Now this is a rather alarming turn of events:
MOE are desperate to have columns all adding up nicely, so helpfully suggested a way to make my reading achievement data look tidy…
Date: Friday, 9 May 2014 12:38 PM
Subject: National Standards data
A little while ago I sent the spreadsheet of national standards data to my MOE office as required. Some of the columns to do with ethnic group achievement levels did not tally. I checked my school assessment data carefully and confirmed the numbers in each ethnic group at each level, but this would still not tally with overall ethnic group numbers. The overall numbers did tally to my school roll at the time, so there is a ‘glitch’. I believe the glitch is to do with the priority ethnic group system the MOE uses which places students as Maori if they indicate at any level that they are (a student listing themselves as Asian, Pakeha, NZ Maori will automatically default to Maori for instance).
I received a phone call and email today from MOE regarding certain ethnic columns not tallying with ethnic totals. I told them I knew that, but the individual ethnic totals in each level (‘well below’, ‘below’, ‘at’, and ‘above’) tally with my school assessment data. MOE are desperate to have columns all adding up nicely, so helpfully suggested a way to make my reading achievement data look tidy. They suggested I take the three Asian students in the ‘below’ column and place them in the ‘above’ column. That would eliminate one red tag. I pointed out that I did actually have three Asian students in the ‘below’ category. That, however, was of no interest to the MOE person who indicated that it would balance things up.
After the phone conversation I requested guidance via email on what it was suggested I do. I received an email back from MOE with the stated suggestion confirmed as above.
What they are suggesting I do is in fact manipulate my data to make it fit. In this case it would make my data look better as I would now have no Asian students in the ‘below’ category and three more Asian students in the ‘above’ category….
Read the rest on Networkonnet
There are around 100,000 registered teachers in NZ. – of this maybe 10 have been in the much over hyped news. That’s one in 10000.
Parliamentarians on the other hand have been misbehaving at probably 500 times that level. On this basis the government has stolen our professional body [the Teachers Council] from us (would they also do this to the medical council or the law society!). Now they wish to replace it with a politically nominated body to control our registration and disputes. This becomes a vehicle for them to introduce politically driven policies which have nothing to do with professional standards.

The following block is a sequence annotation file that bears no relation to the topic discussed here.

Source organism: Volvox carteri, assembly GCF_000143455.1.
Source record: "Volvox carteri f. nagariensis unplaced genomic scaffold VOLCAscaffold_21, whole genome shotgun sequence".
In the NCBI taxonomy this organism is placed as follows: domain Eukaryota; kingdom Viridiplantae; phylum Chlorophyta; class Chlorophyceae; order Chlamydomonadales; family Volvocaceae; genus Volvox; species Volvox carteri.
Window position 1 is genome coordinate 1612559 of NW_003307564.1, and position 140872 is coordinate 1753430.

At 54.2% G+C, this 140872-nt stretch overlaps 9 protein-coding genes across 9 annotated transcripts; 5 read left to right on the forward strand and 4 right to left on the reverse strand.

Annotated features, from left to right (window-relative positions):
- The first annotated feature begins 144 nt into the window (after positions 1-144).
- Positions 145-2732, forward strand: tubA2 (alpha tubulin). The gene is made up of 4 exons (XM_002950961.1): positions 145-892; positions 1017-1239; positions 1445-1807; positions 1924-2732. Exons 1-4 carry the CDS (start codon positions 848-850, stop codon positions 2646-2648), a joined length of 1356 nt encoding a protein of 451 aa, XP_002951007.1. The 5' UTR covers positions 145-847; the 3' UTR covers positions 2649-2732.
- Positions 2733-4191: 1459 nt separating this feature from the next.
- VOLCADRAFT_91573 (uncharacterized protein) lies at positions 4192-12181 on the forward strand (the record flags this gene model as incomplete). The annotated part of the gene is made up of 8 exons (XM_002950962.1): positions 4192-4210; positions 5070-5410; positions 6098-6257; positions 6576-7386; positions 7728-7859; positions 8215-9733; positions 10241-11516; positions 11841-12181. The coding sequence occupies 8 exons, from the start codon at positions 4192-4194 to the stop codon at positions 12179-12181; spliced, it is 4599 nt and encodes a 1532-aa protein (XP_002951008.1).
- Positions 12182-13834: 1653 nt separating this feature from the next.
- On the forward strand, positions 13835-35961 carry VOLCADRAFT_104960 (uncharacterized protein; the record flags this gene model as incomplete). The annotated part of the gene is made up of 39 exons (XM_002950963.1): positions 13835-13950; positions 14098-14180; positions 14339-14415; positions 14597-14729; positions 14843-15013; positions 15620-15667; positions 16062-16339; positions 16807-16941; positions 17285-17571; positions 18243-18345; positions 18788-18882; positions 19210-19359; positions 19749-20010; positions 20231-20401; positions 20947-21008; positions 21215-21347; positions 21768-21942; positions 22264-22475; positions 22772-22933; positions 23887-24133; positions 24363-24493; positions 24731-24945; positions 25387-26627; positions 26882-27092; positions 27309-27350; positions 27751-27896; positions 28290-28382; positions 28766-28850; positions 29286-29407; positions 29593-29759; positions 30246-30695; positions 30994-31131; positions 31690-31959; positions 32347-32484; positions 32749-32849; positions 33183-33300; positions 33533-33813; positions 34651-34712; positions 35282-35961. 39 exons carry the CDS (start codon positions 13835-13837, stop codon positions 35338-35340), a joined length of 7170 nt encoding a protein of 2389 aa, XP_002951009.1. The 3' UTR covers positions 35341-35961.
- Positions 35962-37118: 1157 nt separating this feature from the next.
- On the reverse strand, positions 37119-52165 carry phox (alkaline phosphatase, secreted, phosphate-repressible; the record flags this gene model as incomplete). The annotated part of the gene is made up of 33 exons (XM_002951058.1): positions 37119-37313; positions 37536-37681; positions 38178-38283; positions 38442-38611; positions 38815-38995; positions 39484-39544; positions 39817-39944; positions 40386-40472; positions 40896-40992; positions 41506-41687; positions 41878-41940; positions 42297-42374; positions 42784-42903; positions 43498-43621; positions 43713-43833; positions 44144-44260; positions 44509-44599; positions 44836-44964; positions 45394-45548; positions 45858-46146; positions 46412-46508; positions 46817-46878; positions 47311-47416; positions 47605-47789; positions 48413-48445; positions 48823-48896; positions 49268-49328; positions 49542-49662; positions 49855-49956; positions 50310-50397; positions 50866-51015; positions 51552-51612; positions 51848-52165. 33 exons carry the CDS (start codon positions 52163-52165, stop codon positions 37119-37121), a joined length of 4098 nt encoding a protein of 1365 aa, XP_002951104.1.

They are removing our right to representation on our body as we see fit. They are denying natural justice by publishing names before ‘guilt’ or misconduct are established. Despite claims to raise the recognition of teachers as professionals, they wish to ignore our code of ethics and replace it with their own code of conduct (laughable given how they abuse their own one).
Please be aware that they are manipulating the media to make it look like there is a crisis in teacher standards.
Their agenda is to bring in performance pay and do away with our professional representation via the Teachers Council and the PPTA/NZEI etc. I have worked in the private sector where everything was performance driven and collegiality goes out the window as teachers hunker down in their own little cubicles jealously guarding their knowledge and skills. This is so detrimental to the strengths of education in New Zealand.
On top of this, teachers are still dealing with the debacle that is Novopay. As the minister whispers too complicated I hear cut conditions.
Charter Schools are still being introduced despite evidence showing they are a poor decision. Teacher standards for these schools have also been lowered.
As I hear the minister whisper Private Partnerships I see truckloads of tax money being poured into them and nothing from the private partners.
The $350m on offer for expert and lead teachers and principals is being foist upon us with the government expecting us to figure out how to make it work in a matter of weeks (unpaid consultative work I might add). There was no discussion on whether this was the best way to spend an asset sale windfall in education. Where the minister whispers raising standards I see performance pay and a whole new level of management structure being foist upon teachers who will be expected to do even more work for no more money.
The government needs to clean up its own act. Perhaps they would be willing to let teachers oversee parliamentary privileges and MPs’ code of conduct??
by Glenn Cassidy